Farewell to all the Emperors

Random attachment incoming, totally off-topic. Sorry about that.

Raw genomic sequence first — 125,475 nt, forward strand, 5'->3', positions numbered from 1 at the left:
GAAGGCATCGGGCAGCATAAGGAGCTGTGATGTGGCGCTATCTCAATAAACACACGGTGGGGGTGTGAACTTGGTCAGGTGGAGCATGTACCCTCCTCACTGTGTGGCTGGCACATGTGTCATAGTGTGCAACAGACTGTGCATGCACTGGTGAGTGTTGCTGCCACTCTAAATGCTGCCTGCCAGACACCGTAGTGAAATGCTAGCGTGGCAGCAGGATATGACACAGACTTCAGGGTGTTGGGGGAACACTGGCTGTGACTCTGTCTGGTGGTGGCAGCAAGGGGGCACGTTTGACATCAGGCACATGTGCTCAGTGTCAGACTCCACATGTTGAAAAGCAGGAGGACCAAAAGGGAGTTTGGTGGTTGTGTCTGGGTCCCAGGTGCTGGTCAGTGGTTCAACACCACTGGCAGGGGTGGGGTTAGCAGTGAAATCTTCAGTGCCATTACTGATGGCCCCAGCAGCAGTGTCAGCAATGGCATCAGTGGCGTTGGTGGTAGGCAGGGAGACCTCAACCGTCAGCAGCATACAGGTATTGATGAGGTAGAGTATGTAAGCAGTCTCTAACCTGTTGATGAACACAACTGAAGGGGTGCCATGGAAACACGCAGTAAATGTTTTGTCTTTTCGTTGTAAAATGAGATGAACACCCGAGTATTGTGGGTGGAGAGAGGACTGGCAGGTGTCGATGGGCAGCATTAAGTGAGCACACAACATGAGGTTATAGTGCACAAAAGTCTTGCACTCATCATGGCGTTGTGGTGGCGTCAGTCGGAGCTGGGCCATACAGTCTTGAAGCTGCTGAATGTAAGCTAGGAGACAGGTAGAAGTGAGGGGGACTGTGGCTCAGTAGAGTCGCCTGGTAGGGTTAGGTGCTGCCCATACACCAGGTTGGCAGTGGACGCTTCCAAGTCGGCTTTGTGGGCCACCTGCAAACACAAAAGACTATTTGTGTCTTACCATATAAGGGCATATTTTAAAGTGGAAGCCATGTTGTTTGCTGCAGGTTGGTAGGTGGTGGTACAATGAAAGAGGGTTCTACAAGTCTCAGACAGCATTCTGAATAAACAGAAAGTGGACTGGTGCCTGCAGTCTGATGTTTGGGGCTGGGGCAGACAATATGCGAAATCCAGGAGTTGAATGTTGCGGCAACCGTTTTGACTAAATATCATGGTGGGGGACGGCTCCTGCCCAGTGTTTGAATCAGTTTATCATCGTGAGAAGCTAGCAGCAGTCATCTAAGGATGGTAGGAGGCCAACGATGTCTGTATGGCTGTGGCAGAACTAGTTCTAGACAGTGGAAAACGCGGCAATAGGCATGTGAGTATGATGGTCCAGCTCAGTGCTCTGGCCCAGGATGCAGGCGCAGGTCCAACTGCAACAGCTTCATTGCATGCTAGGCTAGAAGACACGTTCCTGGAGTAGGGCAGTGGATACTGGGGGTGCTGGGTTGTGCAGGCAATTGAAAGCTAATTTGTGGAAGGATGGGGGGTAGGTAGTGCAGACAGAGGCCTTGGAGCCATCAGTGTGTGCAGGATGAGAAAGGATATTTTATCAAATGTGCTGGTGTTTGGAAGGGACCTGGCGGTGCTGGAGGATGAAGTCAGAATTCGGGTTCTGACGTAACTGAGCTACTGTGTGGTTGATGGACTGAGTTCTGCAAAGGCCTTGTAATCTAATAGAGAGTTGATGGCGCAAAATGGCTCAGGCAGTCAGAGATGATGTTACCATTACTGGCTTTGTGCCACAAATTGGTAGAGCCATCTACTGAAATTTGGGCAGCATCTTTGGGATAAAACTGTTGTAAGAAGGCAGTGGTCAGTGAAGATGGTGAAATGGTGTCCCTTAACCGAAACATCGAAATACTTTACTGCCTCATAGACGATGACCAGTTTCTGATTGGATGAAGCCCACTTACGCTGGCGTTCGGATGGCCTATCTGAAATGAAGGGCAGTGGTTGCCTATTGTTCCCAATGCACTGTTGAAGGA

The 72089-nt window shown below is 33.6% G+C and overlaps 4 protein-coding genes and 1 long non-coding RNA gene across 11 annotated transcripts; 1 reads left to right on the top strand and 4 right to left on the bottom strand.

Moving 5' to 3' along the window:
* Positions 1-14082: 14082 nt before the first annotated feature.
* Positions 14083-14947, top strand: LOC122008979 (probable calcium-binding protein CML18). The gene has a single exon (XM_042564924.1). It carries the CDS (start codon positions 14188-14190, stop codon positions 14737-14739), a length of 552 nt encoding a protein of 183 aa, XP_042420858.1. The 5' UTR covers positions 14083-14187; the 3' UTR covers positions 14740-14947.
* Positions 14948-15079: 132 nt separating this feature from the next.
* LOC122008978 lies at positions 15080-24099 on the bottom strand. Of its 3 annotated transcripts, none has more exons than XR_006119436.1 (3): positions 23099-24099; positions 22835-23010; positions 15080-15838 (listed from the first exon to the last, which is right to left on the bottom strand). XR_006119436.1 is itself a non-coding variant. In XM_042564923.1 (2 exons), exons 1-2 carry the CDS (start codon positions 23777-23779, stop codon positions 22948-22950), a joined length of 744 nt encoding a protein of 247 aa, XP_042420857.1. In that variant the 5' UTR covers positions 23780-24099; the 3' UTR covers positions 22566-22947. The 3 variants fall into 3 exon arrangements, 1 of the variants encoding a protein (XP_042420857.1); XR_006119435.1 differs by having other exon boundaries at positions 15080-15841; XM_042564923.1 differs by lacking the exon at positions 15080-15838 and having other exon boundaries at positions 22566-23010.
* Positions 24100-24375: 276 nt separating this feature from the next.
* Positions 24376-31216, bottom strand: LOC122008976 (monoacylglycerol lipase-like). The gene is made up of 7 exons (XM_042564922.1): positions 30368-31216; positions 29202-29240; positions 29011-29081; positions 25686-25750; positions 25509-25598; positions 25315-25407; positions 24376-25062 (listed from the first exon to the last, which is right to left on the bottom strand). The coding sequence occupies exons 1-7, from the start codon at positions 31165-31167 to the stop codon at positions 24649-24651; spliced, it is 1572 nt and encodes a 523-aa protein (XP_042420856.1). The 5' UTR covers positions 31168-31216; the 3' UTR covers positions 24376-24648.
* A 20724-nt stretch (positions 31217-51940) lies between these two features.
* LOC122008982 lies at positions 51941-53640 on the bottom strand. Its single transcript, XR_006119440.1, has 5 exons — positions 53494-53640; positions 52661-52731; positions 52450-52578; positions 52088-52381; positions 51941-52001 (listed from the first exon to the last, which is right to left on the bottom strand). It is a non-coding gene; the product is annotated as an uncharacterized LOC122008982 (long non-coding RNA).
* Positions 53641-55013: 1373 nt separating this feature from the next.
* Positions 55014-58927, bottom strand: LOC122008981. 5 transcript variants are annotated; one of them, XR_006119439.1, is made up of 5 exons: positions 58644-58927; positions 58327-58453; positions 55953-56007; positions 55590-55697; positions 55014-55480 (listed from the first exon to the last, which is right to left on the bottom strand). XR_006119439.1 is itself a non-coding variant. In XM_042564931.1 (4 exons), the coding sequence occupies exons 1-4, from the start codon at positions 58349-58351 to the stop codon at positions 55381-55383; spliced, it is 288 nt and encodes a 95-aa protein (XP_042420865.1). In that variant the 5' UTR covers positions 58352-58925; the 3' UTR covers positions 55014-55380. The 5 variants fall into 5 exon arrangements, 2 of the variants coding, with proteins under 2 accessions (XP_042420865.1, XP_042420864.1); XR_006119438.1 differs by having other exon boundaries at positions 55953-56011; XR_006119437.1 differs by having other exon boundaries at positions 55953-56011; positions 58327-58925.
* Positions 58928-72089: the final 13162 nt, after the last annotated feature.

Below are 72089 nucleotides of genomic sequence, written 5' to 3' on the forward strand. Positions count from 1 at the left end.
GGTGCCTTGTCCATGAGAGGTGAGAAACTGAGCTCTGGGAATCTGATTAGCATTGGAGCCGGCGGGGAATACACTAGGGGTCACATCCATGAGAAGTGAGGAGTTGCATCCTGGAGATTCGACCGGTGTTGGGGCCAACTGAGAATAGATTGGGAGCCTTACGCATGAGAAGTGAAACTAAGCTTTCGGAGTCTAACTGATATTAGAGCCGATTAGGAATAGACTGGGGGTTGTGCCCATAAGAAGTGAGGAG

Let’s see. Markets (stocks and commodities) rally from horrible lows of March 2009. Most economists switch the party line from “end of the world” to “recovery.” By year-end smugness has returned. There was even a consensus that interest rates will have to move higher. Almost nobody accepts our view that the rally represented a flight out of money. Rather it is/was seen as a harbinger of economic recovery. And now, moving into February 2010, the music has changed. The economy, particularly the Western economy, doesn’t look so hot. The weak credits look weaker and even the strong credits (a bit of an oxymoron) look dodgy. Stocks and commodities get hammered for a few days. Led by the Europeans, the concept of competitive devaluation is digging in. And, once again, we are being duped into the idea that US paper represents safety. A lower Euro will, to a small degree, help bail out the Club Med countries and also help the Germans, who will have to do the serious bailing, to sell more cars. But the lower Euro doesn’t help the US which, God knows, has its well-documented problems. And whither Canada? For months the investment community (not us) has seen Canada (and/or the loonie) as some sort of resource-driven wunderkind. But in reality Canada is a tired old country with no gold reserves, an overpriced currency, the first trade deficit in decades, and industry (such as remains) in distress. Now the bloom is off metals and budget deficits (provincial and federal) are collectively at Club Med levels. The strength in the loonie over the past six months has resulted strictly from currency speculation. The denouement will be dramatic because optimism has been so universal. G7 Finance ministers recently met in Canada and concluded that they had better keep their collective foot on the gas. They really have no choice. It is absurd to think that Greece, Spain, the UK, Ontario, California, the US or anybody else is going to solve its problems through austerity. A lot of economists think governments should start to tighten, but under current circumstances that would only lead to civil unrest and African levels of unemployment throughout the Western world. The chickens are coming home to roost; there is only one way out. The G7 has become a colossal Enron. OK. It is easy to criticize. Let’s be constructive. Ideally, to solve our problems we must focus on creating, instead of consuming, wealth. To do that, it would be preferable to start with solid money, respected by all, with no special privileges for one currency (or big trading bloc) over another. Businesses should have a level, well-defined, playing field. Unfortunately, that’s a dream at the moment. To move forward we must first look back. For centuries money was metallic. People moved sacks of gold back and forth from Venice, Frankfurt, Amsterdam, London and so on. Caravans carried the stuff from Ashanti and treasure ships carried it from Cartagena. Marco Polo took gold east to China and spices west along the Silk Road. Much later Charles XII of Sweden crossed most of Russia with a good chunk of Sweden’s treasury in his saddle bags. All very cumbersome. The Dutch and the English created what became modern banking in the late seventeenth century and this led to the gold standard in which paper money was issued with the condition that it could be converted into gold at the Central bank doing the issuing. There were many attempts to circumvent the rules and their inherent discipline, such as John Law’s Banque Royale in 1720 and the Confederate states during the American Civil War, but these currencies all went to zero. Countries pretty well had to “pay as you go” and banks like Rothschild and Barings became well established by lending money to various kings for their wars. World War I saw the beginning of the end of the gold standard. Crowned heads disappeared and countries learned to print to finance the war in expectation of juicy reparations to the winners. Europe self-destructed during WW I but America came of age. True believers in the gold standard, the US amassed more than half the world’s gold and built Fort Knox in 1937 to hold it. If you owed America money, you coughed up gold. WW II was another catastrophe. Again all the players both borrowed and printed to finance it and the US acquired even more gold. Emergence from WW II required another monetary system and the Americans and the British cooked up the Bretton Woods system in which most of the world’s major currencies were convertible at set rates into the dollar and countries could convert surplus dollars into gold at $35. The gold standard became a gold/dollar